I was listening to Freddie Coleman on the way home tonight and he was talking about how Forbes believes the Rams doubled the value of their franchise by moving from St. Louis to Los Angeles. They beleive the franchise value went from # 28 to #3 in the NFL. Coleman expressed some awe based on a mistaken take that just moving to LA did that. You have to remember that Stan Kroenke is building a hugely expensive temple to the NFL and that certainly doesn't hurt the valuation of the Rams.
Still... most of that value gain is from moving from St. Louis about the 21st ranked designated market area with about 1% of the nation's TV households to LA, the #2 DMA with about 5% of the nation's TV households....Even though LA fans will prove to be as fair weather as they get.
As I was pondering the move, I thought of the recent $1.2 Billion lottery win and I thought "that's almost enough money to buy controlling interest in a lower tier NFL or NBA team".
Today I am going to talk about which teams I would think about buying if I had that kind of lottery fortune (that is if I couldn't find a handful of other rich ne'er do-wells to partner with in competing with either league...)
The obvious pick is the NFL's least valuable team, the Buffalo Bills. Most people would argue that moving them to Toronto would make a lot of sense. Bills fans could still go to the Games and Toronto is a big market with over 6 Million people. It is about the size of the DFW Metroplex and frankly it is grossly mishandled by the CFL.
Even though Canadians are not anywhere near as crazy about football as fans in Buffalo, it is probably a solid landing point and would see the team's value go from 1.4 Billion to (guessing) about $2.2 Billion.
Another sensible landing would be in one of NYC's boroughs if a stadium was built. NY Metro with a population of 20 M is big enough to handle a third team. Stick a stadium somewhere on the border of Brooklyn and Queens, call them "The Big Apple Bombers" or somesuch and you are probably looking at a team worth about $3.2 Billion.
I would much, much rather buy a large minority share of the Oakland Raiders though. That is a franchise that is hugely undervalued. The Raiders are valued at $1.43 Billion and probably have the worst stadium in the NFL.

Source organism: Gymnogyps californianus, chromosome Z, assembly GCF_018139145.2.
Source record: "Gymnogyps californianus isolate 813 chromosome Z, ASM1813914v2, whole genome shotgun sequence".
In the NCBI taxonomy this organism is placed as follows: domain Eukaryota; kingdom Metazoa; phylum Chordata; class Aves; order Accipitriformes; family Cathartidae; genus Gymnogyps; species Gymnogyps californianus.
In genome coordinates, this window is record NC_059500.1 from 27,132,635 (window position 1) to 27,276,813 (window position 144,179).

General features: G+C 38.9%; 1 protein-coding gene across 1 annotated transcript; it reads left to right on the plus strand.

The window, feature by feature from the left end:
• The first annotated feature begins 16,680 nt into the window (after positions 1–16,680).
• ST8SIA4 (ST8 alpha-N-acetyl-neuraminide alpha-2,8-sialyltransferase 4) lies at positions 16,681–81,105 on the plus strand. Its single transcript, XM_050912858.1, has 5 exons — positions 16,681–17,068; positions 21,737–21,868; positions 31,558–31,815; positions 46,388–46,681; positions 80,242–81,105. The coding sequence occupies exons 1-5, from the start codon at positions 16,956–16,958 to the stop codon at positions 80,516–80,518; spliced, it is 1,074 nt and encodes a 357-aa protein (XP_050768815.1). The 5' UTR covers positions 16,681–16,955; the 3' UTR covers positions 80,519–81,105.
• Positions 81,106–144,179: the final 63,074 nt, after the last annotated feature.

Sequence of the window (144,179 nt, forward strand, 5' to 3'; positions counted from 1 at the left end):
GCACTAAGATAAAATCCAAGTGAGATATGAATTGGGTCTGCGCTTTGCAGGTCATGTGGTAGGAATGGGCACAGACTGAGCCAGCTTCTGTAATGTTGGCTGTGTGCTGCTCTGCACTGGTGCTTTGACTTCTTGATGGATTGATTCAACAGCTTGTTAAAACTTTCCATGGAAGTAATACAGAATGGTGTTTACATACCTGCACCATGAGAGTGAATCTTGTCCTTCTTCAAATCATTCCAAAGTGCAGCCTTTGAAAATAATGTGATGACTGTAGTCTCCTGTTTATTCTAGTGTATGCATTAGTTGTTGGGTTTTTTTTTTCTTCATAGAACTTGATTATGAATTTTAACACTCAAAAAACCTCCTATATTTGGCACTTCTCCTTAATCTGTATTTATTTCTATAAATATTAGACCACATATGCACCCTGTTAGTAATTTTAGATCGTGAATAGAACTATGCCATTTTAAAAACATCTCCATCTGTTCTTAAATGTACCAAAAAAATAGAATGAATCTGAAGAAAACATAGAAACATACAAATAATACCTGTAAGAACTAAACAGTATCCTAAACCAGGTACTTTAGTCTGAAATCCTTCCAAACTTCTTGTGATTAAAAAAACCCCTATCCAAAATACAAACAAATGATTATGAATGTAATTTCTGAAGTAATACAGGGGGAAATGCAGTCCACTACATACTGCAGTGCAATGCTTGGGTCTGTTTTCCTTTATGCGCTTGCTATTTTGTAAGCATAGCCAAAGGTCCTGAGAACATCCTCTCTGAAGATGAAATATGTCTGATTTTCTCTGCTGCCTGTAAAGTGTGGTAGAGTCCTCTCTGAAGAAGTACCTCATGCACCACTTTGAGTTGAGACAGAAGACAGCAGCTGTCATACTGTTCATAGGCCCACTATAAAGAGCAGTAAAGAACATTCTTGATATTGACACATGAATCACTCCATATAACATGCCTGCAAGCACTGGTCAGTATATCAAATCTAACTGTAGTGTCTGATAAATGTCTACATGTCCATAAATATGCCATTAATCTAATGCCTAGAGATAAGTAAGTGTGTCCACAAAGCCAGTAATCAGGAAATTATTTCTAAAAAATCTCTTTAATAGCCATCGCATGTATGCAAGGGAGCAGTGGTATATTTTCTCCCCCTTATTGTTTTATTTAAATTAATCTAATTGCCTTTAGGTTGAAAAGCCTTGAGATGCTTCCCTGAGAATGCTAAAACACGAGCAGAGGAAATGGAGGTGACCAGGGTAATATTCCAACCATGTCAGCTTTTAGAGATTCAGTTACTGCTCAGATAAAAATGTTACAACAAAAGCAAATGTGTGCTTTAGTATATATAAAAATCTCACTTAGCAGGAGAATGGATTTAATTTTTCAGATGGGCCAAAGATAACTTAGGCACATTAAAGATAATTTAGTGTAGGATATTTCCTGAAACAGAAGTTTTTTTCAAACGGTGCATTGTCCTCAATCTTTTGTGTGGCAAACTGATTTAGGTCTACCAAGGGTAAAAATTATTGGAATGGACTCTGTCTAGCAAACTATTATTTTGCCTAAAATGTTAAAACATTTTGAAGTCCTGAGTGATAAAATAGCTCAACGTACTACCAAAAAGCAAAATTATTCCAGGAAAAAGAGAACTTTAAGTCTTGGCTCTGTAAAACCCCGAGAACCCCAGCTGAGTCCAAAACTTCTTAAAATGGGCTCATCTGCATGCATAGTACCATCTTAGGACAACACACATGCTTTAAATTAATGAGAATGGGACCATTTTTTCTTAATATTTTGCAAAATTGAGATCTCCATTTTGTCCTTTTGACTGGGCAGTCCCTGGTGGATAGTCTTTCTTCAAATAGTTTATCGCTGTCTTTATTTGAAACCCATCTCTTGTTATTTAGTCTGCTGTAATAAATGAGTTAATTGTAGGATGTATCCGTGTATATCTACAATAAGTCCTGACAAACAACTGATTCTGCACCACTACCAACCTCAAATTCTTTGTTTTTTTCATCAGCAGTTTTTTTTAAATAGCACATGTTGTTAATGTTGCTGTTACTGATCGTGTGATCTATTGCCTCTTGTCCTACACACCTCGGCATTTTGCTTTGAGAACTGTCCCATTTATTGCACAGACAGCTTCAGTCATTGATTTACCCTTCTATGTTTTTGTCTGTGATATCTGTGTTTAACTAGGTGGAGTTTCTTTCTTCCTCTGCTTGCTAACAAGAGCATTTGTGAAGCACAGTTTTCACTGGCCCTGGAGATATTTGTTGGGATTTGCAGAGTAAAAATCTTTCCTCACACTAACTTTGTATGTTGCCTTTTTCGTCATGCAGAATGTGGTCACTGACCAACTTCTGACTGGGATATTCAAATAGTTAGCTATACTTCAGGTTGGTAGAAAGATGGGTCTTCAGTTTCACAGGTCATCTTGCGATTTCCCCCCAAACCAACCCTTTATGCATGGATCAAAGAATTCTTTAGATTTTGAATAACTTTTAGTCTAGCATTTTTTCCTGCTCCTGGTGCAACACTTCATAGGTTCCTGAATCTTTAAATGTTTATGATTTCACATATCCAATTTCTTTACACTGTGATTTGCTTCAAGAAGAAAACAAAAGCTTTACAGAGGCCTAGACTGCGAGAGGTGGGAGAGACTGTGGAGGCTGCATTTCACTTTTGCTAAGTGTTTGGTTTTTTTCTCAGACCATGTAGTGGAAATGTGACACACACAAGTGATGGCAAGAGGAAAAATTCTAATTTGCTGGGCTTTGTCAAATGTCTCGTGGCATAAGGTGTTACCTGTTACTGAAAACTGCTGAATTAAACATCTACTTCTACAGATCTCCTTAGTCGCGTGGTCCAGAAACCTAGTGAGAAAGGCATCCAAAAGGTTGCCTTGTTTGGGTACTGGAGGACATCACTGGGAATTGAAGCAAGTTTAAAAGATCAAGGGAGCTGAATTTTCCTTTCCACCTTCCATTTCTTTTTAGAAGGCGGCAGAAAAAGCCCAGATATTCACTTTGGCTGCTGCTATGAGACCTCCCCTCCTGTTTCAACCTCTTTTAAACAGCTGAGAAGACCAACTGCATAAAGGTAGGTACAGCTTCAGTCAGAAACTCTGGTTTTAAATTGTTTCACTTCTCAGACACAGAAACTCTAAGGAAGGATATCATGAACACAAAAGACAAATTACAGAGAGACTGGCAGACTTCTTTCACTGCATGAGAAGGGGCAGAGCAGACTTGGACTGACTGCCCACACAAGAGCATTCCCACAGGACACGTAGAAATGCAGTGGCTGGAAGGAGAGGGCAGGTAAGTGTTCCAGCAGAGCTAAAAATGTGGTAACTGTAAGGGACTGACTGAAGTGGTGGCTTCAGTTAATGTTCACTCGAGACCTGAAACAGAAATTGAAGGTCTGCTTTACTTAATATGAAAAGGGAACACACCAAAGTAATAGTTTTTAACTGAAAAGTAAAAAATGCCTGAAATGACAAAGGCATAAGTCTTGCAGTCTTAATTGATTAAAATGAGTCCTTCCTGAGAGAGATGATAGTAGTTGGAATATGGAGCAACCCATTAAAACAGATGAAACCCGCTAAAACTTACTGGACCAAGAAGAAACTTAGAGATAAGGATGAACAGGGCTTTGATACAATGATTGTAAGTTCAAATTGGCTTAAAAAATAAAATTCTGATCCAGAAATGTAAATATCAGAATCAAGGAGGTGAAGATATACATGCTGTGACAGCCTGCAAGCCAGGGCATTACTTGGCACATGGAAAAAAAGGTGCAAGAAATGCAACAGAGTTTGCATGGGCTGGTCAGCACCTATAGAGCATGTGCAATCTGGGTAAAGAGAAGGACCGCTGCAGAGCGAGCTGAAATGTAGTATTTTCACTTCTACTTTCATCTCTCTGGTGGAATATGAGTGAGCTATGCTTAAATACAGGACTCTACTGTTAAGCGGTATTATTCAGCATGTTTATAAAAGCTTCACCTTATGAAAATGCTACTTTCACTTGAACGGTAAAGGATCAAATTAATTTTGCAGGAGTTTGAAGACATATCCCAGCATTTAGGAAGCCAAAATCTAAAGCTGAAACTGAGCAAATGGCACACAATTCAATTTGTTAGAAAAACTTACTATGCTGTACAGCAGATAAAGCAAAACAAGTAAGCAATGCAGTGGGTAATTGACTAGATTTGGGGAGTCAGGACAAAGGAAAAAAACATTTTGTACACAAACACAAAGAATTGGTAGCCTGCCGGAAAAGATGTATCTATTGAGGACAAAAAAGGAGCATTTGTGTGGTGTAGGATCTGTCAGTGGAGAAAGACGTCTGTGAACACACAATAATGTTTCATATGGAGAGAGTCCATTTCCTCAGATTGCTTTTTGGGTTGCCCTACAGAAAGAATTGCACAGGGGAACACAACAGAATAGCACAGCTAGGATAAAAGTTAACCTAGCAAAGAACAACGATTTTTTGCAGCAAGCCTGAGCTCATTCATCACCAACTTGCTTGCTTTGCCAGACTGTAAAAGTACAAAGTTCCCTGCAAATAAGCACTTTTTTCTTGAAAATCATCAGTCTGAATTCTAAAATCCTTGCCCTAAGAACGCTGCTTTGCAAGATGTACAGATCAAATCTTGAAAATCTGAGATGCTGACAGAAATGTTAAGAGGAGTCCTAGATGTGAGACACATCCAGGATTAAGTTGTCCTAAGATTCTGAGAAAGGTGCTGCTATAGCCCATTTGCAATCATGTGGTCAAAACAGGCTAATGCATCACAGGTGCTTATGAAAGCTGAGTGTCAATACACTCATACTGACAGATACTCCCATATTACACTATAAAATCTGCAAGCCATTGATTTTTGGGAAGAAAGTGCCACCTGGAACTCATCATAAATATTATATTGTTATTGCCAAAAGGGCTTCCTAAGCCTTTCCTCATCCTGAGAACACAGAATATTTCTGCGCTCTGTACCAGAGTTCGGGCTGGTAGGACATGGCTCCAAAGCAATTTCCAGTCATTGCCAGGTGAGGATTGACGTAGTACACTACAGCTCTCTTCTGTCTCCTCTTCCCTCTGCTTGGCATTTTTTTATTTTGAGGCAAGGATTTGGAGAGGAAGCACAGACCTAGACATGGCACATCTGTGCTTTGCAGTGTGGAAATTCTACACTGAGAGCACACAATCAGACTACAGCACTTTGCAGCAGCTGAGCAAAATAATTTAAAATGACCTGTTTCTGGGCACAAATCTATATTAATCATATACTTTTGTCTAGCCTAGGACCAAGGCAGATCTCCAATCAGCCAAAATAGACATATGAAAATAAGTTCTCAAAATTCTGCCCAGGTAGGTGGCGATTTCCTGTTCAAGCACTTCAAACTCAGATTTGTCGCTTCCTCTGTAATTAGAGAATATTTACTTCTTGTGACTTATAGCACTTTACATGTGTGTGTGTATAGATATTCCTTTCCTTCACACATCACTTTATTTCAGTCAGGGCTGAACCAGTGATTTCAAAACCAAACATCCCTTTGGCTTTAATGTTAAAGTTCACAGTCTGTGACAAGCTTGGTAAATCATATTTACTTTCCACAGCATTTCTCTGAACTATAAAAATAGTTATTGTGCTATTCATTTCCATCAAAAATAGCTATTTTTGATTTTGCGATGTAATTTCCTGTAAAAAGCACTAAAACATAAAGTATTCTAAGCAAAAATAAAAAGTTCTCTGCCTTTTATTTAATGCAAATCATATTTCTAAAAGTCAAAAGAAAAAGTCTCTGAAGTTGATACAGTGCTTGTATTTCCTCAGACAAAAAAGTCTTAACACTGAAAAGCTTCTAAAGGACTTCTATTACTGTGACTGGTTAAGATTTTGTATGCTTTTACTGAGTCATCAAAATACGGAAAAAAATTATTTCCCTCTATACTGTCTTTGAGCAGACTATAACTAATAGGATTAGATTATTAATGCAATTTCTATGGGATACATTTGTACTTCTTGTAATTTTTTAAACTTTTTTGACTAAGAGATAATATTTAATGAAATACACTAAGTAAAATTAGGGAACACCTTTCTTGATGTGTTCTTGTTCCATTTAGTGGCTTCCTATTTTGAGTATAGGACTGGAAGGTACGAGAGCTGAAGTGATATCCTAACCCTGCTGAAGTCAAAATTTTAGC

On the flip side they have two fiercely loyal fanbases ---one in Oakland and one in LA --- and one of the best legacies in the NFL. Plus they have one of the NFL's best young QBs.
The owner is cash poor in NFL terms, but absolutely wants to keep his Dad's team. I have a ton of respect for that.
Presumably the 53% owned by the silent partners is valued at about $750M today, but they are probably anticipating it will be worth double that should they move to LA. They'd be right. But what if the Chargers move to LA? There is no way the NFL will allow a third team into LA county if the Rams and Chargers are already there.
Davis has controlling interests and doesn't have the money to build his own stadium, so his only options are to look at areas with better stadiums than Oakland. San Antonio is a possibility, as is St. Louis, but are any of those truly good options?
Look at how dumb the move from Houston to Tennessee has been for the Titan's ownership. The Titans are worth $1.49 Billion; The Texans $2.5 Billion. Talk about letting your money get mad.
A move to either of those cities is going to keep the team value around $1.5 B. Given that, would they take an offer of $1B today for their 53%? Maybe.
I would give the Davises 4% ---giving them a true majority ---in exchange for a some added influence.
I would want to try to leverage my way in as a new voice in the Raiders/Oakland negotiations in order to get things done. I think Davis is just too worn out with the city's antics to get something done.